Disturbed Land Revegetation - Waterton Lakes - Conservation and Restoration Project (Fescue)

Disturbed Land Revegetation - Waterton Lakes - Conservation and Restoration Project (Fescue) Only 2.1% of the Foothills Parkland ecoregion is protected within any federal or provincial park in Canada. Waterton Lakes National Park (WLNP) is the only national park where this scenic and biologically diverse ecoregion is protected. The scarcity of fire and lack of bison grazing have contributed to encroachment of aspen forest and homogenization of the fescue grassland. This area also has the highest occurrence of non-native invasive plants and supports the highest level of visitation (> 95%) in the Park. WLNP aims to re-vegetate four disturbed sites (abandoned gravel pits) to return them to a native state over time as part of the Conservation and Restoration (CORE) project (Rescue the Fescue). To determine success of the re-vegetation program in establishing the key functional elements of the fescue grassland system, a composite summary of multiple variables including bare ground, litter, species composition, density native species, and density non-native species is calculated as an overall Restoration Score. Measured values are a percent cover of each variable within the plot. 2018-04-17 Parks Canada robert.sissons@pc.gc.ca Nature and EnvironmentFoothills Parklandfescue grasslandsdisturbed land revegetationbare groundlitterspecies compositiondensity native speciesdensity non-native speciesAlberta Disturbed Land Revegetation - Waterton Lakes - percent cover and density data 1CSV https://124gc.sharepoint.com/:x:/s/external/_layouts/15/download.aspx/EaeCTt3RTklOmGvBPI1_04YBN7FpHurFtiWQ3js4pveDFQ?e=bHnfP4 Disturbed Land Revegetation - Waterton Lakes - percent cover and density data dictionary 2CSV https://124gc.sharepoint.com/:x:/s/external/_layouts/15/download.aspx/Ed2XqUQVWLNPu9XTkMlj5n0Bge6bRrG2vtrHdX2Vm9ODmQ?e=WGtycy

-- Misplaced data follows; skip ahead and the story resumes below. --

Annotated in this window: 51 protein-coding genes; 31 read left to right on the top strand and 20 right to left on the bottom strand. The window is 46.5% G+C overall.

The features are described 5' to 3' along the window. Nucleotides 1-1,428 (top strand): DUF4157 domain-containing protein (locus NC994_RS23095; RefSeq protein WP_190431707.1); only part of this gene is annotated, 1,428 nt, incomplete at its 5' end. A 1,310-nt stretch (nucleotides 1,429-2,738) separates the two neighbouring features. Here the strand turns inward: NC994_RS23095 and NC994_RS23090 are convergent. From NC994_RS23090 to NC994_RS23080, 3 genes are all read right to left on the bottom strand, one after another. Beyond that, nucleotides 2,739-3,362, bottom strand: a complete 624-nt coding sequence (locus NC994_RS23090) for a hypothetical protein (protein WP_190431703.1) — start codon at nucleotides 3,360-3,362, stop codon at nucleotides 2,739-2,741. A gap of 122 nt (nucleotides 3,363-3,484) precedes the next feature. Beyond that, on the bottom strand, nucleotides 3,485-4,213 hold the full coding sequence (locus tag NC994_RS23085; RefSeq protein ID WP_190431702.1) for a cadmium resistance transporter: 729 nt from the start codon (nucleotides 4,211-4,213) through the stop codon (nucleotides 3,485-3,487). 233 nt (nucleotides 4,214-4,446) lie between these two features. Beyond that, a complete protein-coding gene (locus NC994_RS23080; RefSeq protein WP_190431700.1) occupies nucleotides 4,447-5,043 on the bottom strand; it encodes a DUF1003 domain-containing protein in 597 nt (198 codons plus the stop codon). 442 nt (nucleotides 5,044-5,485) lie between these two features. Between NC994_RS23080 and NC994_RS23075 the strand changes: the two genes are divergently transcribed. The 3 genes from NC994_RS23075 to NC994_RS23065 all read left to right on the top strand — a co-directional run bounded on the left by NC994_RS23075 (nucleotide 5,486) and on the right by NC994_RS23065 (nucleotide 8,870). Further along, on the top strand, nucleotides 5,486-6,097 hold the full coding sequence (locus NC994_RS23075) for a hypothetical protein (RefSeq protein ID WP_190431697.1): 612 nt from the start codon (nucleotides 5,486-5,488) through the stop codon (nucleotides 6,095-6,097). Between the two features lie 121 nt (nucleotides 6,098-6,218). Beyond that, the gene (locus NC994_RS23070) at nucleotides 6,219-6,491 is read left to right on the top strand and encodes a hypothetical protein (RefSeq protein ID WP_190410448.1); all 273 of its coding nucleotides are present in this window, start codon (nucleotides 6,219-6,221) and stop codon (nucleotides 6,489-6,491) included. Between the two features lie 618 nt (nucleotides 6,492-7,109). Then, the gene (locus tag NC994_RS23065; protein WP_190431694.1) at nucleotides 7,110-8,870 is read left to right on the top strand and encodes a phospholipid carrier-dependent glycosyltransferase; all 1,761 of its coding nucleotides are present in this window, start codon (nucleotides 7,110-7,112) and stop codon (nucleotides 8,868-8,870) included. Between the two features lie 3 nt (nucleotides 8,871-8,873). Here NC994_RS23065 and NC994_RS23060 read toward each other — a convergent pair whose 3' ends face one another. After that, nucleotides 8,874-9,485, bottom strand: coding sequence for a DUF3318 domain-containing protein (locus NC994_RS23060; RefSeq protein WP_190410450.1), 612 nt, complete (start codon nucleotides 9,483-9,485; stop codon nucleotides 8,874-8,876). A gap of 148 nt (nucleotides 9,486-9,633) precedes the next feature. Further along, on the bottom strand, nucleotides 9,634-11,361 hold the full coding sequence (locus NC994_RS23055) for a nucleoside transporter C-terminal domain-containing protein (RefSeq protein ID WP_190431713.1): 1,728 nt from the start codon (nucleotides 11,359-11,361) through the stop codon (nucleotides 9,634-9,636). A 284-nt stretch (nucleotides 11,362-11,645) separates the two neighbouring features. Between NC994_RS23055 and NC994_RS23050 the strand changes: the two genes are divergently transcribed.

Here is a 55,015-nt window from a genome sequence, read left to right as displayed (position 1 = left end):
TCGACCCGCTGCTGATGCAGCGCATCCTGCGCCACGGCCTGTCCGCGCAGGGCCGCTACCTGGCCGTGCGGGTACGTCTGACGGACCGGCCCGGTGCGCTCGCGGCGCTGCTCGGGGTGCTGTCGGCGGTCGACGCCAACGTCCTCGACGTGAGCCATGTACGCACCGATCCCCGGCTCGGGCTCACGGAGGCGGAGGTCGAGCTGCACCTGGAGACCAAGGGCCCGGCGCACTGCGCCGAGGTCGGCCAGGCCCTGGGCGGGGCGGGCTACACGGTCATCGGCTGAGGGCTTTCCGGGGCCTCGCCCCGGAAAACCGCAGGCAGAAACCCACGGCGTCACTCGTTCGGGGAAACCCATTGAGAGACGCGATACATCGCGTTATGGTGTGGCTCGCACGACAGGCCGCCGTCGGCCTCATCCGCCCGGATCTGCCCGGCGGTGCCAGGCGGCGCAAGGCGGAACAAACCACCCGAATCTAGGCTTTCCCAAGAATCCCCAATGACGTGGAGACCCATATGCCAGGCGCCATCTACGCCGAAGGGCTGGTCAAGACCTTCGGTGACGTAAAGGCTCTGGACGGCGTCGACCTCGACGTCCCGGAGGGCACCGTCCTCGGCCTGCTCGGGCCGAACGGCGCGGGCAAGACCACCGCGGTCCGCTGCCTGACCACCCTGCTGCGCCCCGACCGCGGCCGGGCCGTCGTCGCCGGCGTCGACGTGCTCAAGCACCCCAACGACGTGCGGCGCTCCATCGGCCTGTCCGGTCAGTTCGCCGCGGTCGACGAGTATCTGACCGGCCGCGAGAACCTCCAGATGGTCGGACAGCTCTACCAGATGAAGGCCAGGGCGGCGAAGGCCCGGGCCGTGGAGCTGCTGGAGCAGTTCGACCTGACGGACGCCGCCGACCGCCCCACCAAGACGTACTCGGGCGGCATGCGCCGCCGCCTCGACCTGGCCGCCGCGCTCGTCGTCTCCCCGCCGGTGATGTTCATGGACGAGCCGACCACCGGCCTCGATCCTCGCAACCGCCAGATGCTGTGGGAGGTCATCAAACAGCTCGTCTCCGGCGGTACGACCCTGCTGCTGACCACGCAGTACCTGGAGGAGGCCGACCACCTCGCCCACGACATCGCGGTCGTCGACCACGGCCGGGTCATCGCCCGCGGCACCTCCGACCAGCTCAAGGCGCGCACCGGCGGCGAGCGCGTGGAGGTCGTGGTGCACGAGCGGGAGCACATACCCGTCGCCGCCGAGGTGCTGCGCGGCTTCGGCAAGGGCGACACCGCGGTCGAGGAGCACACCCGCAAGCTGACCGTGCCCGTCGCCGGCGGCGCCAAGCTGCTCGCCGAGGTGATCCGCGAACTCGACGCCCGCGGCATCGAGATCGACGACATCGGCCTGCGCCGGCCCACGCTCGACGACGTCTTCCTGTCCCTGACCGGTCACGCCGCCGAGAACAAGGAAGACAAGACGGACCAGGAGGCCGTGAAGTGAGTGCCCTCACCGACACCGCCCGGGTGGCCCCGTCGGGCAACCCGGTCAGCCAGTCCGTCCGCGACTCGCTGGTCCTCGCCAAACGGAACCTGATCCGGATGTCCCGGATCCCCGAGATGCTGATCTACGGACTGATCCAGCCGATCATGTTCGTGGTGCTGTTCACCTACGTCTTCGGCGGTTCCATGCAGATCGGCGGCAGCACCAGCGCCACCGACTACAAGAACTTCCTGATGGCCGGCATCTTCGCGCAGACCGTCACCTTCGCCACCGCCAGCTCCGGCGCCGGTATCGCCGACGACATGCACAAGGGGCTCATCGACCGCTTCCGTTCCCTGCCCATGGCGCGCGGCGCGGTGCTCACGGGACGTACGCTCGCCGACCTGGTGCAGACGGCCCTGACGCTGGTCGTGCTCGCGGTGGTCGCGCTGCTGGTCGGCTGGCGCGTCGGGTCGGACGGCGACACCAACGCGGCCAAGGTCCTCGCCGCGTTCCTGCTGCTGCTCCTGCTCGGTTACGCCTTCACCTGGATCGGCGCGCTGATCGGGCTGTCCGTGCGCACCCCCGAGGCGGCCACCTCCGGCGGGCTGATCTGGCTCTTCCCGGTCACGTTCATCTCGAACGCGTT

Only 2.1% of the Foothills Parkland ecoregion is protected within any federal or provincial park in Canada. Waterton Lakes National Park (WLNP) is the only national park where this scenic and biologically diverse ecoregion is protected. The scarcity of fire and lack of bison grazing have contributed to encroachment of aspen forest and homogenization of the fescue grassland. This area also has the highest occurrence of non-native invasive plants and supports the highest level of visitation (> 95%) in the Park. WLNP aims to re-vegetate four disturbed sites (abandoned gravel pits) to return them to a native state over time as part of the Conservation and Restoration (CORE) project (Rescue the Fescue). To determine success of the re-vegetation program in establishing the key functional elements of the fescue grassland system, a composite summary of multiple variables including bare ground, litter, species composition, density native species, and density non-native species is calculated as an overall Restoration Score. Measured values are a percent cover of each variable within the plot.

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